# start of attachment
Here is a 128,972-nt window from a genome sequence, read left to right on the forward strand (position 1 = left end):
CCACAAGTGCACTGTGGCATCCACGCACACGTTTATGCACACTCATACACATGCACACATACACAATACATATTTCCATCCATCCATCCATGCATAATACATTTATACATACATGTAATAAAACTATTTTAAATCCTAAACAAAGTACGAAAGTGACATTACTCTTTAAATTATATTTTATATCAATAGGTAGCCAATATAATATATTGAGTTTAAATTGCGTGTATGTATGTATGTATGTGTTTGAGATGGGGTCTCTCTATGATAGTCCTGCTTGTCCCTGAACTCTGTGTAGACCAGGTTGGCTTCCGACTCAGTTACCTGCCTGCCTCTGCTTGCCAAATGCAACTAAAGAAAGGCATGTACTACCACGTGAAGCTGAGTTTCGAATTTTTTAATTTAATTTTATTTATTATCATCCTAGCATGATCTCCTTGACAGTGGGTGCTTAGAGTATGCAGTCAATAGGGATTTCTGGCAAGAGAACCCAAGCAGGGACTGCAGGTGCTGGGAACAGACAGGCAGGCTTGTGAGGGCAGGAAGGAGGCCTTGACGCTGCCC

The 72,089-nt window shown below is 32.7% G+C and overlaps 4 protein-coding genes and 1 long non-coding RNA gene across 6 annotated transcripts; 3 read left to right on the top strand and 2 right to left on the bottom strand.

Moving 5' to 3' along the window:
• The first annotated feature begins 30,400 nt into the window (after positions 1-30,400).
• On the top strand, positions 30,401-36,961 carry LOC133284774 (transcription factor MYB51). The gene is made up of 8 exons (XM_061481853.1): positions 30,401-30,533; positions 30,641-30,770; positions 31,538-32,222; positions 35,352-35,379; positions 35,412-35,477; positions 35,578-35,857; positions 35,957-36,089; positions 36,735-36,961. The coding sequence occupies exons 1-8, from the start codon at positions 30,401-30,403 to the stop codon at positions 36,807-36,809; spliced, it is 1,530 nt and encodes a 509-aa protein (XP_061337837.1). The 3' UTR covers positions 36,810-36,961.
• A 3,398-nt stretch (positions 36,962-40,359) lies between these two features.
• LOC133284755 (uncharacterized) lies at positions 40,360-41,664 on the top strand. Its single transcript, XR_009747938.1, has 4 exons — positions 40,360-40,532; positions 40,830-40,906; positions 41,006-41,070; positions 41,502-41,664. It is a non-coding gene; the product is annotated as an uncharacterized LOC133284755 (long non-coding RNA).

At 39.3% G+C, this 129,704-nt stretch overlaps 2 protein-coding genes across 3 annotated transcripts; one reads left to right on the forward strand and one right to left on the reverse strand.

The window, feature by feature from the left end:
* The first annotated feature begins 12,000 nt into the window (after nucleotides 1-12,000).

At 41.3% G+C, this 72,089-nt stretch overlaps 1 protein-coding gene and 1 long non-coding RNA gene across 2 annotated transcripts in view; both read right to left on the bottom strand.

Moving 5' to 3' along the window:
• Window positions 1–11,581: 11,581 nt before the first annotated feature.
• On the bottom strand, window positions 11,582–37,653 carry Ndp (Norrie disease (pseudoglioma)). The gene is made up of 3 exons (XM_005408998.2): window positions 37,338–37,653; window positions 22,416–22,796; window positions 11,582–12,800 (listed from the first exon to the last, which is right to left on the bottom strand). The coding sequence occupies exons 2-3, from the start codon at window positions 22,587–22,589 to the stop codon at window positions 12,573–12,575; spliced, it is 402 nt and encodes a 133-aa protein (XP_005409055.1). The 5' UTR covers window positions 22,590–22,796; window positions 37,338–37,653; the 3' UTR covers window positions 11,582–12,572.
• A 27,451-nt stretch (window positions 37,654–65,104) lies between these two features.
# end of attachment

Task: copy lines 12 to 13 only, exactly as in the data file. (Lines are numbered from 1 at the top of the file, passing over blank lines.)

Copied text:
At 41.3% G+C, this 72,089-nt stretch overlaps 1 protein-coding gene and 1 long non-coding RNA gene across 2 annotated transcripts in view; both read right to left on the bottom strand.

Moving 5' to 3' along the window: